Tesla Preparing for Cross Country Road Trip Using Fully Autonomous System

Tesla Motors is planning to demonstrate a Tesla vehicle traveling cross country in fully autonomous mode by the end of next year.

During a conference call with reporters late Wednesday announcing the fully autonomous capable hardware, CEO Elon Musk said his goal is to demonstrate a vehicle traveling in fully autonomous mode from Los Angeles to New York by the end of 2017. Autonomous features will be introduced gradually over a period of time, and will be based on what Musk called “Hardware 2.”

The software for reaching the fully self-driving mode will need to be validated, and the new system still need to be approved by regulators. Tesla expects to reach those milestones in time, which Musk said would be much safer than cars currently on roads driven by humans.

“It will take us some time into the future to complete validation of the software and to get the required regulatory approval, but the important thing is that the foundation is laid for the cars to be fully autonomous at a safety level we believe to be at least twice that of a person, maybe better,” Musk said Wednesday.

High-end Model S and Model X vehicles equipped with hardware for full autonomy are already in production, and the upcoming Model 3 will have it as well, Musk said. Previously built vehicles without the new hardware won’t have the fully autonomous features.

Tesla says "this system provides a view of the world that a driver alone cannot access, seeing in every direction simultaneously and on wavelengths that go far beyond the human senses."

Tesla says “this system provides a view of the world that a driver alone cannot access, seeing in every direction simultaneously and on wavelengths that go far beyond the human senses.”

The new hardware will initially lack some capabilities available in the semi-autonomous Autopilot system, including automatic emergency braking, collision warning, lane holding, and active cruise control. Those and other features will be enabled as the company works to calibrate the new system, Tesla said.

That should take two-to-three months, Musk said. Beyond that point, the company plans to upgrade its autonomous capabilities every two or three months, he said.

Tesla announced yesterday that the new system will provide eight surround cameras with 360 degrees of visibility around the car at up to 250 meters of range, compared to one camera in previous Tesla vehicles. Twelve updated ultrasonic sensors complement this vision, allowing for detection at nearly twice the distance of the prior system. A forward-facing radar with enhanced processing provides additional data through whatever weather and lighting conditions the vehicle is traveling through.

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“It’s extremely impressive where they’ve gone, but if the technology can’t be used it seems like a moot point for most people,” said Jessica Caldwell, an industry analyst with Edmunds.com. “It’s hard to get excited about something you can’t do, and you can’t really utilize this.”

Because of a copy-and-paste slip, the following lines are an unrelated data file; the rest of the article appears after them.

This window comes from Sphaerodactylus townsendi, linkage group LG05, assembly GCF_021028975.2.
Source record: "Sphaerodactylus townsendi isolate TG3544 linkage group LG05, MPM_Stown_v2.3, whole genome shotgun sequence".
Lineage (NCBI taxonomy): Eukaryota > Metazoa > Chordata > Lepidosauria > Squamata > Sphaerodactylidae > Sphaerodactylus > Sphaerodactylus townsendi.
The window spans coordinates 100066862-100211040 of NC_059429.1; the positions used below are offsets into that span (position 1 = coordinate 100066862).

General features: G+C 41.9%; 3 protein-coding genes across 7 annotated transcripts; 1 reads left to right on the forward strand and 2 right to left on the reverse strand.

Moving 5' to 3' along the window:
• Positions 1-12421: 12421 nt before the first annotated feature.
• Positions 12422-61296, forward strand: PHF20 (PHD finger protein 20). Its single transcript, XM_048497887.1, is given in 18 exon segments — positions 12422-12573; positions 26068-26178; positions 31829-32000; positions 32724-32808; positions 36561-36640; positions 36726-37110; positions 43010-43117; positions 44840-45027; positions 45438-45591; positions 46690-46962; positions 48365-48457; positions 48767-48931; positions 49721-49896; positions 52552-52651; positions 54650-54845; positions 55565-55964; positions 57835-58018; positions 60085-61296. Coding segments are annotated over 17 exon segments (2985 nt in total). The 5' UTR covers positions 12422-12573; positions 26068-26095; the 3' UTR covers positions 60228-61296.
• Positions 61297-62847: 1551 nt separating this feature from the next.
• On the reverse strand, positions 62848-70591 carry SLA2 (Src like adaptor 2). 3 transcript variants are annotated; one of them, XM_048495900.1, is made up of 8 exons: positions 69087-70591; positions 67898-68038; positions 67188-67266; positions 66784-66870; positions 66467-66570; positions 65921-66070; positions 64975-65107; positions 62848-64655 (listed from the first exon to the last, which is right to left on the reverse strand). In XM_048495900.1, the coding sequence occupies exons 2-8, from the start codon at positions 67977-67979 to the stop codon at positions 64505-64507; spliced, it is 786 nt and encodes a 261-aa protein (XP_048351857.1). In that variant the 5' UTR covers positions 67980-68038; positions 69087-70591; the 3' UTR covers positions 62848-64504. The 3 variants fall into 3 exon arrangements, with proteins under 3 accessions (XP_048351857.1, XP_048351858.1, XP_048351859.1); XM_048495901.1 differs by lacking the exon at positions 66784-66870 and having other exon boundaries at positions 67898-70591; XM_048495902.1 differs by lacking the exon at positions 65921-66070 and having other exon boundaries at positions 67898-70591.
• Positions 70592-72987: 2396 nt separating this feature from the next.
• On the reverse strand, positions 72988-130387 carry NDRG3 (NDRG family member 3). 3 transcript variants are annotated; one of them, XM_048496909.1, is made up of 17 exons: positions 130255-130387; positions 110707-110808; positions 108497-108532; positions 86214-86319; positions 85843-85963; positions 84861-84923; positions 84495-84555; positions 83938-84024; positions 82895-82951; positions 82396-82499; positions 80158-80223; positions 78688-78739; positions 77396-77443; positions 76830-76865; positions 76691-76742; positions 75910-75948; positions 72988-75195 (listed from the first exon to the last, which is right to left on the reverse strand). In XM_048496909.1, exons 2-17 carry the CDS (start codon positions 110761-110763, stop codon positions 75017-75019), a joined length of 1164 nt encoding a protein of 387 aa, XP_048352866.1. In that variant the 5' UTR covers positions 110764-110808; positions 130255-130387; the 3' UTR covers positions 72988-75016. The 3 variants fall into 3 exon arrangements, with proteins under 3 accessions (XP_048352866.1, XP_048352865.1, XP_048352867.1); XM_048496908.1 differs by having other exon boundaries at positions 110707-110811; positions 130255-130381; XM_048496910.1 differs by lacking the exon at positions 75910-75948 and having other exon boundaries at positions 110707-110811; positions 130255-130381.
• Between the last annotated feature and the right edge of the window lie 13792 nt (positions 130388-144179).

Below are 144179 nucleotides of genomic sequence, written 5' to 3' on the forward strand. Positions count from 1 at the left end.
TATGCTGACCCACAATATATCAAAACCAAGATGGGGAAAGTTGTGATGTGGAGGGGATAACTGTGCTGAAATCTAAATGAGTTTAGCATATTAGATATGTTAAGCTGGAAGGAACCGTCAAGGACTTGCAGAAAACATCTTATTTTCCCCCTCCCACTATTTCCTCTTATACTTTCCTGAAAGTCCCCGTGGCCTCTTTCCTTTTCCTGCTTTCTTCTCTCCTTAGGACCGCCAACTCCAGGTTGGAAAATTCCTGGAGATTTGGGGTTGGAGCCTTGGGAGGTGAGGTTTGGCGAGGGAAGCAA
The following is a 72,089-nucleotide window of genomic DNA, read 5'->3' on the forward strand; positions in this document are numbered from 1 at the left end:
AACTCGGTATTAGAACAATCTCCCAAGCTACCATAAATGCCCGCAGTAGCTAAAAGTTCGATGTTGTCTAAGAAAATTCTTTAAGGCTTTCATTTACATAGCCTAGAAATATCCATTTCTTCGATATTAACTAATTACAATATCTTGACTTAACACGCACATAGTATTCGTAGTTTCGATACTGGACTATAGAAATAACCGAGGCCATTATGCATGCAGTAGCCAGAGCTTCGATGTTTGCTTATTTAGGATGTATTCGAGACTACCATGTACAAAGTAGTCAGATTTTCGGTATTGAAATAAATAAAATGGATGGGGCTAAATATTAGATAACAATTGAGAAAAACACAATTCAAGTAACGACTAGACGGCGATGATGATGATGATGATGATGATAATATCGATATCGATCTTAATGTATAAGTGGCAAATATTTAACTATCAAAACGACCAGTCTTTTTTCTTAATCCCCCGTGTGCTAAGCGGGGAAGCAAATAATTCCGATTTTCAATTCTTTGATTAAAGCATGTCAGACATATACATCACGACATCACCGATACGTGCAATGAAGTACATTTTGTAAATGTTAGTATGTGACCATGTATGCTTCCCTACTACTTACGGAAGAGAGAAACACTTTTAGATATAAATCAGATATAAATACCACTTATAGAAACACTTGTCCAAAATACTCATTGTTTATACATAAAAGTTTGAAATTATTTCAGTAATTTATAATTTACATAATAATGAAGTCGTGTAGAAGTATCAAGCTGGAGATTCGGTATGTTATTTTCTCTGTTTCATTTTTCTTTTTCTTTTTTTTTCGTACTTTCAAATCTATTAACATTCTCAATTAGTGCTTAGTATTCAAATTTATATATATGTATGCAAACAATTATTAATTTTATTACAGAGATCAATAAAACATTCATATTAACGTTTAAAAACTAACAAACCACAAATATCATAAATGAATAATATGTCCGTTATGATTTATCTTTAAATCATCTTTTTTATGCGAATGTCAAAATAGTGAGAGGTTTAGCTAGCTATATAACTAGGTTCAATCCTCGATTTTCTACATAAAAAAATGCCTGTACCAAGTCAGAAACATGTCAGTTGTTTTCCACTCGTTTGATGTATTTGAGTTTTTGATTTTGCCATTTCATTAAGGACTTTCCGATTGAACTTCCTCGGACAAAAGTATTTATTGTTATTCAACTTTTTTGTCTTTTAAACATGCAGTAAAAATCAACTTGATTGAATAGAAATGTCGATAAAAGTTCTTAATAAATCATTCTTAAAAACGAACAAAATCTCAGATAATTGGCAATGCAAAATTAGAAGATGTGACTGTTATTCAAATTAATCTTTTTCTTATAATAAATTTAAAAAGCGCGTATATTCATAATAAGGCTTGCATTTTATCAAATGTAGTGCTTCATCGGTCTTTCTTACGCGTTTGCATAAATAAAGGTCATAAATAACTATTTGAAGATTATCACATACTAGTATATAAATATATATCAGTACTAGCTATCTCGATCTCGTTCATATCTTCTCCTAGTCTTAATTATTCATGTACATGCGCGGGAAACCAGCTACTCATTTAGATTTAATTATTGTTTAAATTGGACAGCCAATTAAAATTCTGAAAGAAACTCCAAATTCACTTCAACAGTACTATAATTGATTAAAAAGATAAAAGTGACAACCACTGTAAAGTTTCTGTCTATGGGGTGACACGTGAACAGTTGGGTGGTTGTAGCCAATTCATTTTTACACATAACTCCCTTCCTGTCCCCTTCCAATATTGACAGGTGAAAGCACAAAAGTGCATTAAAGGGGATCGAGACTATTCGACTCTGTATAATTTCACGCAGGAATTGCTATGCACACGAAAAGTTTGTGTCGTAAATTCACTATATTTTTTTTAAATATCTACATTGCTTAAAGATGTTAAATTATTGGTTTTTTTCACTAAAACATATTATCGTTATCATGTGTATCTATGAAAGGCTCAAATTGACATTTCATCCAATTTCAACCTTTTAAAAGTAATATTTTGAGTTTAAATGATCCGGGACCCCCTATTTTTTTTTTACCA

Tesla used a similar strategy to introduce the semi-autonomous Autopilot, rolling out the hardware before the software was complete. Tesla turned on the feature in late 2015 for its vehicles built after October 2014, using the company’s ability to update its vehicles’ software over the air.

Musk said on the conference call that customers will be offered two options when buying a Tesla vehicle. They’ll be able to choose either fully autonomous mode or an enhanced Autopilot mode that has improved cameras and computing power to perform more complex maneuvers, such as navigating freeway on- and off-ramps.

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Tesla’s announcement comes after a period of intense scrutiny over the company’s Autopilot system. Transportation agencies in Germany, Holland, and the U.S. are investigating the safety implications from a fatal crash that occurred in May in Florida, and whether the name Autopilot should be allowed in marketing materials.

Musk expressed his frustration with the large amount of attention received by Autopliot crashes relative to automobile crashes in general. He said that a negative story casting negative light on using autonomous vehicles was effectively “killing people” since the technology made driving safer.

“It does not reflect well upon the media,” he said.

Having a fully autonomous car on the road by 2018 would put Tesla ahead of other automakers racing to develop their own self-driving technologies. Ford and BMW have said they’ll have fully autonomous vehicles available in 2021. Google has a fully autonomous test fleet on public roadways, but hasn’t given a timetable or specifics on the technology it will be offering.

Wall Street Journal